- Middle-skill jobs require less training than a traditional four-year degree, but they do require a specialized skillset best learned by doing.
- Digital simulations of real-life work situations give students access to experiential learning that can benefit their career preparation and advancement.
- With a shortage of trained graduates for middle-skill jobs such as medical coder and HVAC repair technician, educators need to create new ways of learning to build a better workforce.
In the next year alone, an estimated 2.5 million middle-skill jobs will be added to the workforce, accounting for a whopping 40 percent of all job growth.1 These professions — electricians, dental hygienists, paralegals, cosmetologists, automotive technicians, and plumbers — offer a solid pathway to the middle class yet require less training than a traditional four-year degree.
Still, these jobs require a specialized skillset. And what's the best way to learn something? By doing. That's where technology comes into play: digital simulations of real-life work situations give students access to experiential learning that can have a huge impact on their career preparation and advancement.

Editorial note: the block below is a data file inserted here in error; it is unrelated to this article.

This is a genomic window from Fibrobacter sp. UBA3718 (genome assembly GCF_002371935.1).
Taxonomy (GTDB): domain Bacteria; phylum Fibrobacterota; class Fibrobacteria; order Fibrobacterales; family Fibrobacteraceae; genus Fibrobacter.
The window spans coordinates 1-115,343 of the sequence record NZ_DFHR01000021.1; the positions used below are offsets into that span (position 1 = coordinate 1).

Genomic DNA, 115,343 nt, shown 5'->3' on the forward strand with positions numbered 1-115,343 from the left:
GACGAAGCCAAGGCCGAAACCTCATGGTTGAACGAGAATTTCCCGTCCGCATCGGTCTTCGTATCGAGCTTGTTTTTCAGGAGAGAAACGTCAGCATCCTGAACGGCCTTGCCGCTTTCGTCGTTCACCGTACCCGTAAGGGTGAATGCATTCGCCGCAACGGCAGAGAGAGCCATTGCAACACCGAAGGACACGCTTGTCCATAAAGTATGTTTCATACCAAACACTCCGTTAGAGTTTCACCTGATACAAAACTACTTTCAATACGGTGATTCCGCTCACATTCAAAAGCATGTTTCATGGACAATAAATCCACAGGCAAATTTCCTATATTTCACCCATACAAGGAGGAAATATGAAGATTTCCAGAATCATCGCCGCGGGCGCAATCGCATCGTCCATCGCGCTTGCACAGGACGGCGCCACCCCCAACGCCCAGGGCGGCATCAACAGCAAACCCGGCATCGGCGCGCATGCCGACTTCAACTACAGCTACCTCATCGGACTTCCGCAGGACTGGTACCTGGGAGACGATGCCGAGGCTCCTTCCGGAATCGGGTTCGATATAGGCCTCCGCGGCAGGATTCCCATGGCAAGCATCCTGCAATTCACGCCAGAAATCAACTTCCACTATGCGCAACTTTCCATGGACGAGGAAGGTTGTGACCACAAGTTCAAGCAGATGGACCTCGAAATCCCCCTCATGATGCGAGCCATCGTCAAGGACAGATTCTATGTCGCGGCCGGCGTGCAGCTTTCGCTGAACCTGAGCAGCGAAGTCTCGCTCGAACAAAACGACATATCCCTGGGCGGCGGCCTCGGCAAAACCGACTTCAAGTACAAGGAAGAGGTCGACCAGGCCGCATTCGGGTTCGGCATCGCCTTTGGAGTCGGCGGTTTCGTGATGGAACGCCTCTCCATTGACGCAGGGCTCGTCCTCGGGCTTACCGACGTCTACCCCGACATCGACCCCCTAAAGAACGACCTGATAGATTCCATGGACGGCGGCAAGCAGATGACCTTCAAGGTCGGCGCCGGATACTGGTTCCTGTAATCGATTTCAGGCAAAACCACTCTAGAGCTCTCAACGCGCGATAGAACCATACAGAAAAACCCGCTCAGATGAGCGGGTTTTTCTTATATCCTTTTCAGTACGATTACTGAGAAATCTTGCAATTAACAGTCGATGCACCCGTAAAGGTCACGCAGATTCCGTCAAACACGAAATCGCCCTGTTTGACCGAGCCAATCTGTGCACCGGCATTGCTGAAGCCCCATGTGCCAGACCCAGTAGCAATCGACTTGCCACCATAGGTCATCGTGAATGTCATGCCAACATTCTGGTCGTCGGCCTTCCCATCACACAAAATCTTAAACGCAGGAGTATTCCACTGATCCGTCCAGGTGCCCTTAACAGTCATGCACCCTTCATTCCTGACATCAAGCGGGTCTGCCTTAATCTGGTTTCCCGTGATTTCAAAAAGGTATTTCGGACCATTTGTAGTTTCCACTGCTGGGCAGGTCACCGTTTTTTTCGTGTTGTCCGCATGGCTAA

The Chronic Skills Gap
The challenge for our nation's employers will be to recruit people with the right skills to fill these particular job openings. Consider the numbers:
- Approximately 30 people apply for every job opening.
- Of those applicants, fewer than 20 percent meet the qualifications for the job.
- The average time a "middle-skill" job remains open is about 40 days — about 20 days longer than a traditional job.2
Recent research from Deloitte and the Manufacturing Institute also shows that the United States needs nearly 3.5 million manufacturing jobs over the next decade. Two million of those jobs will probably go unfilled because of the skills gap.
Why the disconnect? In part, due to advances in technology, the requirements for many jobs now exceed what they were when the current workforce filled the same roles over the past two decades. For example, new social media applications and new websites make it easier for businesses to connect with their customers, and employers want employees to come in on day one knowing how to use these technologies with little to no training.